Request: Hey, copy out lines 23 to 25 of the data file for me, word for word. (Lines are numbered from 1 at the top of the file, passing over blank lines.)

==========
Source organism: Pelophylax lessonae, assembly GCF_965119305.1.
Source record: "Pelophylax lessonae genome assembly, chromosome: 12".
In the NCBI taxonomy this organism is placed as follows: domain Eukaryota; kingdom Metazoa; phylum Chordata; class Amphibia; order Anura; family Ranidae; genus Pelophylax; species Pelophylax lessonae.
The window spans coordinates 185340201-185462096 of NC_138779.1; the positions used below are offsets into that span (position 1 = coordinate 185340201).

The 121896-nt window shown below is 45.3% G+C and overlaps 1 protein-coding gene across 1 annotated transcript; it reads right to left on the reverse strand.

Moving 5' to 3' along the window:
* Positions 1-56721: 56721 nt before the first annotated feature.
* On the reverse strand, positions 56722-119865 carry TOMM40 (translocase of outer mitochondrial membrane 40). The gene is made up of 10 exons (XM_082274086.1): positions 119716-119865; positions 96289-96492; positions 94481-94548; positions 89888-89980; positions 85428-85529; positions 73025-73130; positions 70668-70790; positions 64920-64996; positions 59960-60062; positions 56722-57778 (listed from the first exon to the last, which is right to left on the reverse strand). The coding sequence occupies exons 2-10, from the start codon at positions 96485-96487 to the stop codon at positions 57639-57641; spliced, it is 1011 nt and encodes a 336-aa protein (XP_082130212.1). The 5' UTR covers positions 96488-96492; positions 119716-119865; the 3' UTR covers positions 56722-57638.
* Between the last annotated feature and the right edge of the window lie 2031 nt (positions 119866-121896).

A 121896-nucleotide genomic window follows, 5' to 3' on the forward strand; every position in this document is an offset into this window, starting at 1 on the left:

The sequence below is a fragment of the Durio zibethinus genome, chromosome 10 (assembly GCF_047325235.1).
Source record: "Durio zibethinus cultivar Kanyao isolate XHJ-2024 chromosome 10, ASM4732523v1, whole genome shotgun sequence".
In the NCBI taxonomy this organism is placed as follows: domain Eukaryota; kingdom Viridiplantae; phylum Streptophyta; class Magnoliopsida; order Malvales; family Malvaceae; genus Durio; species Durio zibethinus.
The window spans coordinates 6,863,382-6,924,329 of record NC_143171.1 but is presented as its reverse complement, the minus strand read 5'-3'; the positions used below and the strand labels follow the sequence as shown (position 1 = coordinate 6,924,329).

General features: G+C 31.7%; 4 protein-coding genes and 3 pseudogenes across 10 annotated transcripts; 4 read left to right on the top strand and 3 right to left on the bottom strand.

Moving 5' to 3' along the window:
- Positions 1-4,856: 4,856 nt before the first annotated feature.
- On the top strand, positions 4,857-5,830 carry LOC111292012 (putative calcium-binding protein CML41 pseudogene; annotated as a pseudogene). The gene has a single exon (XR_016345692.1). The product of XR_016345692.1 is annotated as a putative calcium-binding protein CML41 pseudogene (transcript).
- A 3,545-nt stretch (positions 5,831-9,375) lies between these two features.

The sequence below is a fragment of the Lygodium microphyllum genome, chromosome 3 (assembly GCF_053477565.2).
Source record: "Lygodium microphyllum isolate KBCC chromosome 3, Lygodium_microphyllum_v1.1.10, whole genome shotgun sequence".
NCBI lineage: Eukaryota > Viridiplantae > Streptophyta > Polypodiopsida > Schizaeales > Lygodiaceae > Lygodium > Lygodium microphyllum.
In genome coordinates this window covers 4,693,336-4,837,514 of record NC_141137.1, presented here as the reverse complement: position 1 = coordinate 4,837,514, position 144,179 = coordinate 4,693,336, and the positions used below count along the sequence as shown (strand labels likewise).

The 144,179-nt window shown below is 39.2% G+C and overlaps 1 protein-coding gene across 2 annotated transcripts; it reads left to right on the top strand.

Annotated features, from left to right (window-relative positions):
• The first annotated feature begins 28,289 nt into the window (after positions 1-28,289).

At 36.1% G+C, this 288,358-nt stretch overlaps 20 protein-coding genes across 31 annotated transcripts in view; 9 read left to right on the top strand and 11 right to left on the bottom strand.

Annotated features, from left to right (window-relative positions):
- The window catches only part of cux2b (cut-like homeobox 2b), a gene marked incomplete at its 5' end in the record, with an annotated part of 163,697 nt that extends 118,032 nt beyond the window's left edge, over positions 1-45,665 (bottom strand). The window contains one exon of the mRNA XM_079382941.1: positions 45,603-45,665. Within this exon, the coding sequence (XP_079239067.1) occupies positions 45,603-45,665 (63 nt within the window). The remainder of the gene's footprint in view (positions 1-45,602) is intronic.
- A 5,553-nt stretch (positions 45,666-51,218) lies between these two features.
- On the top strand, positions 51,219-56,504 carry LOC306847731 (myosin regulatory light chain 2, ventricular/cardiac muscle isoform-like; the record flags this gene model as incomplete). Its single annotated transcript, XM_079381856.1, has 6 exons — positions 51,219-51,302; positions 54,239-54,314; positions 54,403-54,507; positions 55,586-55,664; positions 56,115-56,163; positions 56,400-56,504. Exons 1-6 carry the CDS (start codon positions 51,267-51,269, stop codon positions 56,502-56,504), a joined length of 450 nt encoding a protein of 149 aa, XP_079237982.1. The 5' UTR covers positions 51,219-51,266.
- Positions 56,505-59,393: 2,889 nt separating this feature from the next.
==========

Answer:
In genome coordinates this window covers 4,693,336-4,837,514 of record NC_141137.1, presented here as the reverse complement: position 1 = coordinate 4,837,514, position 144,179 = coordinate 4,693,336, and the positions used below count along the sequence as shown (strand labels likewise).

The 144,179-nt window shown below is 39.2% G+C and overlaps 1 protein-coding gene across 2 annotated transcripts; it reads left to right on the top strand.

Annotated features, from left to right (window-relative positions):